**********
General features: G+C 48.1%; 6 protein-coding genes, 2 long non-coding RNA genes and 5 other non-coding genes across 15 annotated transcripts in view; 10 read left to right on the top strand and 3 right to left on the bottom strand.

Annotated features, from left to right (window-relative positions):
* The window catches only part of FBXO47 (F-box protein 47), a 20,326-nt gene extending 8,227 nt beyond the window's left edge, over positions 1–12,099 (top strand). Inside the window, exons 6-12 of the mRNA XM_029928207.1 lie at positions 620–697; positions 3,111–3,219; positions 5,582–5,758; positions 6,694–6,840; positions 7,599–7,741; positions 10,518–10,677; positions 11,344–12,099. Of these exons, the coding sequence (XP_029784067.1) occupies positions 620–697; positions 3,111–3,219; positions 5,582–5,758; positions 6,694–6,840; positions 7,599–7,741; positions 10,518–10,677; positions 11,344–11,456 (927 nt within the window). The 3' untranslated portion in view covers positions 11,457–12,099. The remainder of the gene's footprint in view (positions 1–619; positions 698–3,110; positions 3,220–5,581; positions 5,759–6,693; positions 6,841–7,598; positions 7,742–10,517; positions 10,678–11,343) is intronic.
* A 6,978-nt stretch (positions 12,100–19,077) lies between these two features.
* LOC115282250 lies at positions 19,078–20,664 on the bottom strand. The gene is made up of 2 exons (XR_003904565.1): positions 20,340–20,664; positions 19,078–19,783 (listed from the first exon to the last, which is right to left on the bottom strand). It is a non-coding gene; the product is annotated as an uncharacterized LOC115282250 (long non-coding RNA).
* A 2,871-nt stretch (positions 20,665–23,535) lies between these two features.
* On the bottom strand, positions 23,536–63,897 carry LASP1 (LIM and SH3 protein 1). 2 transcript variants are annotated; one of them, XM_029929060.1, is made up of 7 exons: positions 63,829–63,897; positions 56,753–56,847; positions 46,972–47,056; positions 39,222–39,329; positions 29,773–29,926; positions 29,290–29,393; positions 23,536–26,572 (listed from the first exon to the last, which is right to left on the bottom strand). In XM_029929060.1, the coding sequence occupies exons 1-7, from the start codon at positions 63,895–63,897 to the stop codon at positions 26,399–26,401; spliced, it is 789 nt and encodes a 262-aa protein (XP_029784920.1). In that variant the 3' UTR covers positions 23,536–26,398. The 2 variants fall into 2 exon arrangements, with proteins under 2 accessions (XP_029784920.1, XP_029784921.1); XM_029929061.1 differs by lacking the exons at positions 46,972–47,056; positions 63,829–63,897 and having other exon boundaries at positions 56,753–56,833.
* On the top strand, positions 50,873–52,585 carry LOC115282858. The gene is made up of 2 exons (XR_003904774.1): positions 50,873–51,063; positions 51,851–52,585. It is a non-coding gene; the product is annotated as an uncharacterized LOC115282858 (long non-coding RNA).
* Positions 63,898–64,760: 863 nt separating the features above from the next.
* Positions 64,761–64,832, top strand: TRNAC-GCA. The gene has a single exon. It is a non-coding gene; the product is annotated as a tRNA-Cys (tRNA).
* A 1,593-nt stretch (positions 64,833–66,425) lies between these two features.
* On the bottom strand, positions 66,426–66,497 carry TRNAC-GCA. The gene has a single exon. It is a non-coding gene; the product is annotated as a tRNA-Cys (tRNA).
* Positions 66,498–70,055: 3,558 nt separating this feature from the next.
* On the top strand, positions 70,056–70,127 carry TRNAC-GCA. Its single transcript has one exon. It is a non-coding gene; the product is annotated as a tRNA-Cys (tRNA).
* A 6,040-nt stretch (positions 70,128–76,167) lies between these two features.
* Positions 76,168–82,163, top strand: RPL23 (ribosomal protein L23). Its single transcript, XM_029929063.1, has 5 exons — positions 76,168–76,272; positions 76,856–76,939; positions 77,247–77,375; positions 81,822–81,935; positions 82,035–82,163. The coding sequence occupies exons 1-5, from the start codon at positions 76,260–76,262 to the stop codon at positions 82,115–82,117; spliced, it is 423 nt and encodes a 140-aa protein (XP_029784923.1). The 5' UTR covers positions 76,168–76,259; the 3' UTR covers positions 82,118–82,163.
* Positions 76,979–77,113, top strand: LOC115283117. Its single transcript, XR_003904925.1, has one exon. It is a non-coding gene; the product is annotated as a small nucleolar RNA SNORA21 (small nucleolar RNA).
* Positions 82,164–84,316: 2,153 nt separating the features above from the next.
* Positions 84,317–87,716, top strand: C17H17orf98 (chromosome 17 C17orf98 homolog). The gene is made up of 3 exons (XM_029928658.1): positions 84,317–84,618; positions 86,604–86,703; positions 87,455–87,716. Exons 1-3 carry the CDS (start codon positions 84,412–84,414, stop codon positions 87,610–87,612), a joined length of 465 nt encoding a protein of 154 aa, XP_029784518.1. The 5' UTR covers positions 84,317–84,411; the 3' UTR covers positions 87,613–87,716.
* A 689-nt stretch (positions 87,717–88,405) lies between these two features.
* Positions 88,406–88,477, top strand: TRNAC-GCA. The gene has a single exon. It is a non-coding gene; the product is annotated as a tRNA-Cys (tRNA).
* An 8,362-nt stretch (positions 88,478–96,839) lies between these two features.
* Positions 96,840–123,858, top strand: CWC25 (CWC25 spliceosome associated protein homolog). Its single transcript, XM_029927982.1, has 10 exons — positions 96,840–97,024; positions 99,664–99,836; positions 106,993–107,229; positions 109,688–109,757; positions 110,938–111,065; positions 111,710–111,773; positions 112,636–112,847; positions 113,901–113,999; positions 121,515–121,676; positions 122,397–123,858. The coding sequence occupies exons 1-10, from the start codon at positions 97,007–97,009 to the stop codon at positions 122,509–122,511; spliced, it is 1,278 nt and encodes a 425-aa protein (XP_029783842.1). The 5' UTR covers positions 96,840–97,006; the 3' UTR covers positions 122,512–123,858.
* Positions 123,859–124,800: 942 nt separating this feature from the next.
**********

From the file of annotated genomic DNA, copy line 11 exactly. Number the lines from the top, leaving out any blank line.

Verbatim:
* A 1,593-nt stretch (positions 64,833–66,425) lies between these two features.